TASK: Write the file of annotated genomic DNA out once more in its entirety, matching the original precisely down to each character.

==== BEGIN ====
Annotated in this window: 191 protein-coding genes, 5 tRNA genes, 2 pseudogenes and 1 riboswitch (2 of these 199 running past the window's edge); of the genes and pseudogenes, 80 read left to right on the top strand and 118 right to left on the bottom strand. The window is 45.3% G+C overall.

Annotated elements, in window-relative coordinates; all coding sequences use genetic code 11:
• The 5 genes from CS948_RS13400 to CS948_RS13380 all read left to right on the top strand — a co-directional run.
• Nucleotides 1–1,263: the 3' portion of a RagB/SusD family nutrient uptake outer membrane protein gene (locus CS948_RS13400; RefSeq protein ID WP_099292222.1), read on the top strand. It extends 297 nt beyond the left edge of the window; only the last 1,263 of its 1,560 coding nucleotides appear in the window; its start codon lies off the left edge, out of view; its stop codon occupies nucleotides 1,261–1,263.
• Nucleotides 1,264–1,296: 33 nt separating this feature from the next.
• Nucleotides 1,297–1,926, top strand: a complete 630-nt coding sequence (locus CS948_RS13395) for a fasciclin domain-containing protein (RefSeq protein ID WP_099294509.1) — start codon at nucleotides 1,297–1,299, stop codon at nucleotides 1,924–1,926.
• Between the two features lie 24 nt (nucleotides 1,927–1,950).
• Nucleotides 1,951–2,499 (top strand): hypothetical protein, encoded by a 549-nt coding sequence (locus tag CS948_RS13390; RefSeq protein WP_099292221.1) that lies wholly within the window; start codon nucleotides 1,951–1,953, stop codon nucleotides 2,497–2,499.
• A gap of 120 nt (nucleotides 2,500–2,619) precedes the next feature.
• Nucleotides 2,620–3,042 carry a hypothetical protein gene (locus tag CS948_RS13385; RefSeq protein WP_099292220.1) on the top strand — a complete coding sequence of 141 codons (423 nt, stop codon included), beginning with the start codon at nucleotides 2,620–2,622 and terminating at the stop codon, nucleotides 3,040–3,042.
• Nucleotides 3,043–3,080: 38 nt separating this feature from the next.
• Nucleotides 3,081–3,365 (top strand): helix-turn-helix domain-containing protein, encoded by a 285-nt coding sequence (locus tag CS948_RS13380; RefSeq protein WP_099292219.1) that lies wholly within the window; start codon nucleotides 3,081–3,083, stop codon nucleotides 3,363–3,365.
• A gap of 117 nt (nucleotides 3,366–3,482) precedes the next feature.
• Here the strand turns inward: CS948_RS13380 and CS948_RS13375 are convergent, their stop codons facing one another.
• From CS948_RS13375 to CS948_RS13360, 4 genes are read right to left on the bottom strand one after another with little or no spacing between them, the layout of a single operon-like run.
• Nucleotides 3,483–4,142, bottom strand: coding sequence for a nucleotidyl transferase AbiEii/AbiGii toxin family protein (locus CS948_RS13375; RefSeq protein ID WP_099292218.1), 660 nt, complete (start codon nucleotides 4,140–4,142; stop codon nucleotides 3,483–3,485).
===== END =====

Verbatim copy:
Annotated in this window: 191 protein-coding genes, 5 tRNA genes, 2 pseudogenes and 1 riboswitch (2 of these 199 running past the window's edge); of the genes and pseudogenes, 80 read left to right on the top strand and 118 right to left on the bottom strand. The window is 45.3% G+C overall.

Annotated elements, in window-relative coordinates; all coding sequences use genetic code 11:
• The 5 genes from CS948_RS13400 to CS948_RS13380 all read left to right on the top strand — a co-directional run.
• Nucleotides 1–1,263: the 3' portion of a RagB/SusD family nutrient uptake outer membrane protein gene (locus CS948_RS13400; RefSeq protein ID WP_099292222.1), read on the top strand. It extends 297 nt beyond the left edge of the window; only the last 1,263 of its 1,560 coding nucleotides appear in the window; its start codon lies off the left edge, out of view; its stop codon occupies nucleotides 1,261–1,263.
• Nucleotides 1,264–1,296: 33 nt separating this feature from the next.
• Nucleotides 1,297–1,926, top strand: a complete 630-nt coding sequence (locus CS948_RS13395) for a fasciclin domain-containing protein (RefSeq protein ID WP_099294509.1) — start codon at nucleotides 1,297–1,299, stop codon at nucleotides 1,924–1,926.
• Between the two features lie 24 nt (nucleotides 1,927–1,950).
• Nucleotides 1,951–2,499 (top strand): hypothetical protein, encoded by a 549-nt coding sequence (locus tag CS948_RS13390; RefSeq protein WP_099292221.1) that lies wholly within the window; start codon nucleotides 1,951–1,953, stop codon nucleotides 2,497–2,499.
• A gap of 120 nt (nucleotides 2,500–2,619) precedes the next feature.
• Nucleotides 2,620–3,042 carry a hypothetical protein gene (locus tag CS948_RS13385; RefSeq protein WP_099292220.1) on the top strand — a complete coding sequence of 141 codons (423 nt, stop codon included), beginning with the start codon at nucleotides 2,620–2,622 and terminating at the stop codon, nucleotides 3,040–3,042.
• Nucleotides 3,043–3,080: 38 nt separating this feature from the next.
• Nucleotides 3,081–3,365 (top strand): helix-turn-helix domain-containing protein, encoded by a 285-nt coding sequence (locus tag CS948_RS13380; RefSeq protein WP_099292219.1) that lies wholly within the window; start codon nucleotides 3,081–3,083, stop codon nucleotides 3,363–3,365.
• A gap of 117 nt (nucleotides 3,366–3,482) precedes the next feature.
• Here the strand turns inward: CS948_RS13380 and CS948_RS13375 are convergent, their stop codons facing one another.
• From CS948_RS13375 to CS948_RS13360, 4 genes are read right to left on the bottom strand one after another with little or no spacing between them, the layout of a single operon-like run.
• Nucleotides 3,483–4,142, bottom strand: coding sequence for a nucleotidyl transferase AbiEii/AbiGii toxin family protein (locus CS948_RS13375; RefSeq protein ID WP_099292218.1), 660 nt, complete (start codon nucleotides 4,140–4,142; stop codon nucleotides 3,483–3,485).